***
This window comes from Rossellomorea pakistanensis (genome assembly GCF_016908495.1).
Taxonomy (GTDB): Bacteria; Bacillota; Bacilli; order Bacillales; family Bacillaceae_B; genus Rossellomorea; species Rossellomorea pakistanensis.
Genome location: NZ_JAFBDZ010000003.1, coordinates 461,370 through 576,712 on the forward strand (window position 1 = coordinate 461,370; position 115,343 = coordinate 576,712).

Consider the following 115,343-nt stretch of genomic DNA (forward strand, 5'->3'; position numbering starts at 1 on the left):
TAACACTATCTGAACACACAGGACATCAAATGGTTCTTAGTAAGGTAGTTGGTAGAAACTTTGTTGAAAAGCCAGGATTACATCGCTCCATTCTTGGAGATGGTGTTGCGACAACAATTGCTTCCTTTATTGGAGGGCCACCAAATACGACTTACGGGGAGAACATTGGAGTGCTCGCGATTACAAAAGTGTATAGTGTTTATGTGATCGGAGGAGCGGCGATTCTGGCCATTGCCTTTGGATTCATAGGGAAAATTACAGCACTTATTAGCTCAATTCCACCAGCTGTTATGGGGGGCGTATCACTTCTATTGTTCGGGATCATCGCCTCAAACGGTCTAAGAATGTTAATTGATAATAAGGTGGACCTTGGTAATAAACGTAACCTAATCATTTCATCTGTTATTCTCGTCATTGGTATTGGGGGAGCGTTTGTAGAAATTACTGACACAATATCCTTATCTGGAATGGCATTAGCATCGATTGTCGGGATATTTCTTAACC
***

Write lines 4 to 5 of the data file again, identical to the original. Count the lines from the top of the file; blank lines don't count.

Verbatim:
Consider the following 115,343-nt stretch of genomic DNA (forward strand, 5'->3'; position numbering starts at 1 on the left):
TAACACTATCTGAACACACAGGACATCAAATGGTTCTTAGTAAGGTAGTTGGTAGAAACTTTGTTGAAAAGCCAGGATTACATCGCTCCATTCTTGGAGATGGTGTTGCGACAACAATTGCTTCCTTTATTGGAGGGCCACCAAATACGACTTACGGGGAGAACATTGGAGTGCTCGCGATTACAAAAGTGTATAGTGTTTATGTGATCGGAGGAGCGGCGATTCTGGCCATTGCCTTTGGATTCATAGGGAAAATTACAGCACTTATTAGCTCAATTCCACCAGCTGTTATGGGGGGCGTATCACTTCTATTGTTCGGGATCATCGCCTCAAACGGTCTAAGAATGTTAATTGATAATAAGGTGGACCTTGGTAATAAACGTAACCTAATCATTTCATCTGTTATTCTCGTCATTGGTATTGGGGGAGCGTTTGTAGAAATTACTGACACAATATCCTTATCTGGAATGGCATTAGCATCGATTGTCGGGATATTTCTTAACC